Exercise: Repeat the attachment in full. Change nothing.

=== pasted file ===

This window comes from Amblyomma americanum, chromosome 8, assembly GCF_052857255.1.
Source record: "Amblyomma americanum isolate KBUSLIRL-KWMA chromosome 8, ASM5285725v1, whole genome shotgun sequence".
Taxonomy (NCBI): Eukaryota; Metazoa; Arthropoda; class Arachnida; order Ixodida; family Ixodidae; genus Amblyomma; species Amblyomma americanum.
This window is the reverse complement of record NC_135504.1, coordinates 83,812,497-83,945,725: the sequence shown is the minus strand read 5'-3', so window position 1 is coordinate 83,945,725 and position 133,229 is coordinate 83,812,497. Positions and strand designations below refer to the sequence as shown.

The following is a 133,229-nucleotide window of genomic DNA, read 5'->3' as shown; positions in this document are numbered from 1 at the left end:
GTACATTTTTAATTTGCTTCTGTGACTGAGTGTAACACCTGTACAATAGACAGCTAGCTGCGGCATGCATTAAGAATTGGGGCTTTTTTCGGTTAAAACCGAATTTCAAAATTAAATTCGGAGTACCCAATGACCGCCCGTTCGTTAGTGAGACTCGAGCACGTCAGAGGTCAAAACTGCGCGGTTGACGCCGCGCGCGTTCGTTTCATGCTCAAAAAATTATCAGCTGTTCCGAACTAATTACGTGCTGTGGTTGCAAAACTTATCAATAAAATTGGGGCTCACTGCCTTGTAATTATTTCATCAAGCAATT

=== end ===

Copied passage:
This window comes from Amblyomma americanum, chromosome 8, assembly GCF_052857255.1.
Source record: "Amblyomma americanum isolate KBUSLIRL-KWMA chromosome 8, ASM5285725v1, whole genome shotgun sequence".
Taxonomy (NCBI): Eukaryota; Metazoa; Arthropoda; class Arachnida; order Ixodida; family Ixodidae; genus Amblyomma; species Amblyomma americanum.
This window is the reverse complement of record NC_135504.1, coordinates 83,812,497-83,945,725: the sequence shown is the minus strand read 5'-3', so window position 1 is coordinate 83,945,725 and position 133,229 is coordinate 83,812,497. Positions and strand designations below refer to the sequence as shown.

The following is a 133,229-nucleotide window of genomic DNA, read 5'->3' as shown; positions in this document are numbered from 1 at the left end:
GTACATTTTTAATTTGCTTCTGTGACTGAGTGTAACACCTGTACAATAGACAGCTAGCTGCGGCATGCATTAAGAATTGGGGCTTTTTTCGGTTAAAACCGAATTTCAAAATTAAATTCGGAGTACCCAATGACCGCCCGTTCGTTAGTGAGACTCGAGCACGTCAGAGGTCAAAACTGCGCGGTTGACGCCGCGCGCGTTCGTTTCATGCTCAAAAAATTATCAGCTGTTCCGAACTAATTACGTGCTGTGGTTGCAAAACTTATCAATAAAATTGGGGCTCACTGCCTTGTAATTATTTCATCAAGCAATT